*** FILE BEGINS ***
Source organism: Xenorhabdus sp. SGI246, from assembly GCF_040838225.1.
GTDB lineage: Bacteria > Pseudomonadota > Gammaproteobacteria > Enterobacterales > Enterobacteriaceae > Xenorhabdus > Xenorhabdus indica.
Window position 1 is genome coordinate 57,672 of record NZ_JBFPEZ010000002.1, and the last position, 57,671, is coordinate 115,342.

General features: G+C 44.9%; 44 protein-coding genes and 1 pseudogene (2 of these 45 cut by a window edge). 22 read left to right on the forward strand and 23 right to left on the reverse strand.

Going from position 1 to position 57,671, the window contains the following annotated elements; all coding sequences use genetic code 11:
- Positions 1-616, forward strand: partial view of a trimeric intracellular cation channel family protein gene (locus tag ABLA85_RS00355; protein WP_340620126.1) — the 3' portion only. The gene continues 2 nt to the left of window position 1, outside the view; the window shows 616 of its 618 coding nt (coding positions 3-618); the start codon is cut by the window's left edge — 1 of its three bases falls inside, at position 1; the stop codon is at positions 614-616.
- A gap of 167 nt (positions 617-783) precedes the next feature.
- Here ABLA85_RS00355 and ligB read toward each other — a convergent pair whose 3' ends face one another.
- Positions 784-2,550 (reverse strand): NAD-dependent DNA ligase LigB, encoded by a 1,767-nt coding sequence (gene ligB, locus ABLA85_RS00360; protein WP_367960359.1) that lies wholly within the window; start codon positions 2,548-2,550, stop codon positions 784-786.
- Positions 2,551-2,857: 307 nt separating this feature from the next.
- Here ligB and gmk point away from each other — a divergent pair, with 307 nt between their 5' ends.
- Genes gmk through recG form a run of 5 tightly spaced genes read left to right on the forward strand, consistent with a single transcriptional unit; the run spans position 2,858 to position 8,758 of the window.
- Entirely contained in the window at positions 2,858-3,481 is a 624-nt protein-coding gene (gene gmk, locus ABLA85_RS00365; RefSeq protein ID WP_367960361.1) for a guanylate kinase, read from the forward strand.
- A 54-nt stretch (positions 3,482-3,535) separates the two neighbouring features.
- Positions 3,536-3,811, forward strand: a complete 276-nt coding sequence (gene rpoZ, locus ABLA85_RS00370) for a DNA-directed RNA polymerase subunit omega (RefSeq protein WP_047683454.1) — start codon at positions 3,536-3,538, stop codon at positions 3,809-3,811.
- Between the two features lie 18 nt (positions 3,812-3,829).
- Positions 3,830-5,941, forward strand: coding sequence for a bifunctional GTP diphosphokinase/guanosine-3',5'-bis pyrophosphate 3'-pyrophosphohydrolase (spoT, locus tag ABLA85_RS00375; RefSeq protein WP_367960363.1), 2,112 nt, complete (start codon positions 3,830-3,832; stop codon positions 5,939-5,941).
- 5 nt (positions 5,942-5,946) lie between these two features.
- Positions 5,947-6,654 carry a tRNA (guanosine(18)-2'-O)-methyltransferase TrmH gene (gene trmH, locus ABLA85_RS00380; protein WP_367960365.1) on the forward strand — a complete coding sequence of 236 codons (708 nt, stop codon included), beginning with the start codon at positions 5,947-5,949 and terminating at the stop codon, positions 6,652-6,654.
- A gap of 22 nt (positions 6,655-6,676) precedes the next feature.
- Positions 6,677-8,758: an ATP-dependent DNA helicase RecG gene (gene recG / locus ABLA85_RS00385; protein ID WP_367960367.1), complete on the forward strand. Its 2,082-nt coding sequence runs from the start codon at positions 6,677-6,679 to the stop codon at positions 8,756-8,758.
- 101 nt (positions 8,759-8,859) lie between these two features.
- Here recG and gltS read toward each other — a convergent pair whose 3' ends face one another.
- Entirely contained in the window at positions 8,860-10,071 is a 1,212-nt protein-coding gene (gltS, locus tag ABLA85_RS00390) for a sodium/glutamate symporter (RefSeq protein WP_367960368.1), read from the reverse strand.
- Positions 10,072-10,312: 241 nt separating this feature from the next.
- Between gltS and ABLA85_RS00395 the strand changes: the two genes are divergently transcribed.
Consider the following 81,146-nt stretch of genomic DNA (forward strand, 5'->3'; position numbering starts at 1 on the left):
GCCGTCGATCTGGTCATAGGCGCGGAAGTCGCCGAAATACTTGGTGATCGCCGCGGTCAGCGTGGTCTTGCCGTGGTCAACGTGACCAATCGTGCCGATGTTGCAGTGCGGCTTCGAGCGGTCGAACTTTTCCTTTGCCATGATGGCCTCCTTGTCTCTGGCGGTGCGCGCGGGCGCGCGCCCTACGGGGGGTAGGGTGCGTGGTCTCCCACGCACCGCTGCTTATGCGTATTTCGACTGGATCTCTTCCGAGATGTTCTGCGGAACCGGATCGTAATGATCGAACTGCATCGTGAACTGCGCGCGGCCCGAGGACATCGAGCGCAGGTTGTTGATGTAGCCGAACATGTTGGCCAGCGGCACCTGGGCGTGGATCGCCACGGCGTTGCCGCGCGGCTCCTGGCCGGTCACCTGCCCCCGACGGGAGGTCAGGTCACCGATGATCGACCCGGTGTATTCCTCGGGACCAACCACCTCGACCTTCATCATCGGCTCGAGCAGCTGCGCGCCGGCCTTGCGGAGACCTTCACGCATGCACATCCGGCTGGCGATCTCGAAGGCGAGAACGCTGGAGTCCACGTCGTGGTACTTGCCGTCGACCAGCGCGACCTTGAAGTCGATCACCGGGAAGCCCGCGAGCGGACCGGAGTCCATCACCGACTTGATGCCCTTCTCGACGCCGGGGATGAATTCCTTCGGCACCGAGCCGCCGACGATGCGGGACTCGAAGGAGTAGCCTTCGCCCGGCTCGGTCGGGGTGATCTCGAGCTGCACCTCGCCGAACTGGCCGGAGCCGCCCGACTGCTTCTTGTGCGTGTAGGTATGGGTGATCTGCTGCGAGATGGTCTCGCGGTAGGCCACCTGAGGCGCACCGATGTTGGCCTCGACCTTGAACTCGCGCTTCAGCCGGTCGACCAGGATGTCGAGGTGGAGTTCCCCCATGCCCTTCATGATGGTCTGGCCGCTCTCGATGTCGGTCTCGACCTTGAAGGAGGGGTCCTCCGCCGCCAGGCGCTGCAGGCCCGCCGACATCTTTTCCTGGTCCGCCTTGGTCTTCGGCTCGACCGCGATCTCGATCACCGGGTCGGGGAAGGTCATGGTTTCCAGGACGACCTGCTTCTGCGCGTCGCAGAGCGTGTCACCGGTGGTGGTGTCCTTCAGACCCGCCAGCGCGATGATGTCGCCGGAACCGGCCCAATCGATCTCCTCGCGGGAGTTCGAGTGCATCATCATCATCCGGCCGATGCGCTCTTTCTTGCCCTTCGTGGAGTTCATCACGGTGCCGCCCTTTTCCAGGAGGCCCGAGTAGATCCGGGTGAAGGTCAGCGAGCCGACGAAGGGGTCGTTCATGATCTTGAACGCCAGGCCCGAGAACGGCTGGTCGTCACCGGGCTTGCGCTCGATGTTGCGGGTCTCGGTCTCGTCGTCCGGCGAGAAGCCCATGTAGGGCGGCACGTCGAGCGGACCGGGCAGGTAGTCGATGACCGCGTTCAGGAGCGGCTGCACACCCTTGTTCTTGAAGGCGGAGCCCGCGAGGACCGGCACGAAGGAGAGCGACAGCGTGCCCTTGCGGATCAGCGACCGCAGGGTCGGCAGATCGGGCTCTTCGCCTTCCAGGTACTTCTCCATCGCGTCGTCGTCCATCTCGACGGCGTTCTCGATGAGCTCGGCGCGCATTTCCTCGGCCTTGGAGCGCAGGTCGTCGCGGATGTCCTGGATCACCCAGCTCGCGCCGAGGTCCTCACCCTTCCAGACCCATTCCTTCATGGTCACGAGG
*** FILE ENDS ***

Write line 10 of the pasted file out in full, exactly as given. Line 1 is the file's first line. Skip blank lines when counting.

- Positions 2,551-2,857: 307 nt separating this feature from the next.